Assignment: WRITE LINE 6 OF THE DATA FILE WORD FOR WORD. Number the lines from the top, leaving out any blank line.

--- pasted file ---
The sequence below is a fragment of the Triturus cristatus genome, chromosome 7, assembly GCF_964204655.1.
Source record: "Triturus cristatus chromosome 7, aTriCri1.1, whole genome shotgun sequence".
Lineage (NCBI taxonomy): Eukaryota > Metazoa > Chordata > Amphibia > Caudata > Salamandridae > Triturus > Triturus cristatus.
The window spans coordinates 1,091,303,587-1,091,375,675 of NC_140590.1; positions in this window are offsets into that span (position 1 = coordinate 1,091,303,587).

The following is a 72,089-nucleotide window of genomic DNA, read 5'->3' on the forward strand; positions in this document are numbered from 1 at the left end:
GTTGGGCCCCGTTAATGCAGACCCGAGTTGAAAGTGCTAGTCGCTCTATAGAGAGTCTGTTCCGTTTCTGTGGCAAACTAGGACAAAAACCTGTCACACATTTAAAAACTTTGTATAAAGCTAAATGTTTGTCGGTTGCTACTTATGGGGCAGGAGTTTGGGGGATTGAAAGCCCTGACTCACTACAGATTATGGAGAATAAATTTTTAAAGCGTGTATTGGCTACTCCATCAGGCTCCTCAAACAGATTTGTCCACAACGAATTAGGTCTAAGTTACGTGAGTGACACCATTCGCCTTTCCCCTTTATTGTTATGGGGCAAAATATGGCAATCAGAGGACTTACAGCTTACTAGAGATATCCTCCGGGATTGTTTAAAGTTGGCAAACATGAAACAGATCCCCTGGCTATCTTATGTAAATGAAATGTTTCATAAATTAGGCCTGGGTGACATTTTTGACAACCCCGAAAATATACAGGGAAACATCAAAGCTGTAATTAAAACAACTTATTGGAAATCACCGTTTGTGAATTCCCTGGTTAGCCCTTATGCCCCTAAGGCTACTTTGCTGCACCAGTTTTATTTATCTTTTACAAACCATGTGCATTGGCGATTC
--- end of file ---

GTTGGGCCCCGTTAATGCAGACCCGAGTTGAAAGTGCTAGTCGCTCTATAGAGAGTCTGTTCCGTTTCTGTGGCAAACTAGGACAAAAACCTGTCACACATTTAAAAACTTTGTATAAAGCTAAATGTTTGTCGGTTGCTACTTATGGGGCAGGAGTTTGGGGGATTGAAAGCCCTGACTCACTACAGATTATGGAGAATAAATTTTTAAAGCGTGTATTGGCTACTCCATCAGGCTCCTCAAACAGATTTGTCCACAACGAATTAGGTCTAAGTTACGTGAGTGACACCATTCGCCTTTCCCCTTTATTGTTATGGGGCAAAATATGGCAATCAGAGGACTTACAGCTTACTAGAGATATCCTCCGGGATTGTTTAAAGTTGGCAAACATGAAACAGATCCCCTGGCTATCTTATGTAAATGAAATGTTTCATAAATTAGGCCTGGGTGACATTTTTGACAACCCCGAAAATATACAGGGAAACATCAAAGCTGTAATTAAAACAACTTATTGGAAATCACCGTTTGTGAATTCCCTGGTTAGCCCTTATGCCCCTAAGGCTACTTTGCTGCACCAGTTTTATTTATCTTTTACAAACCATGTGCATTGGCGATTC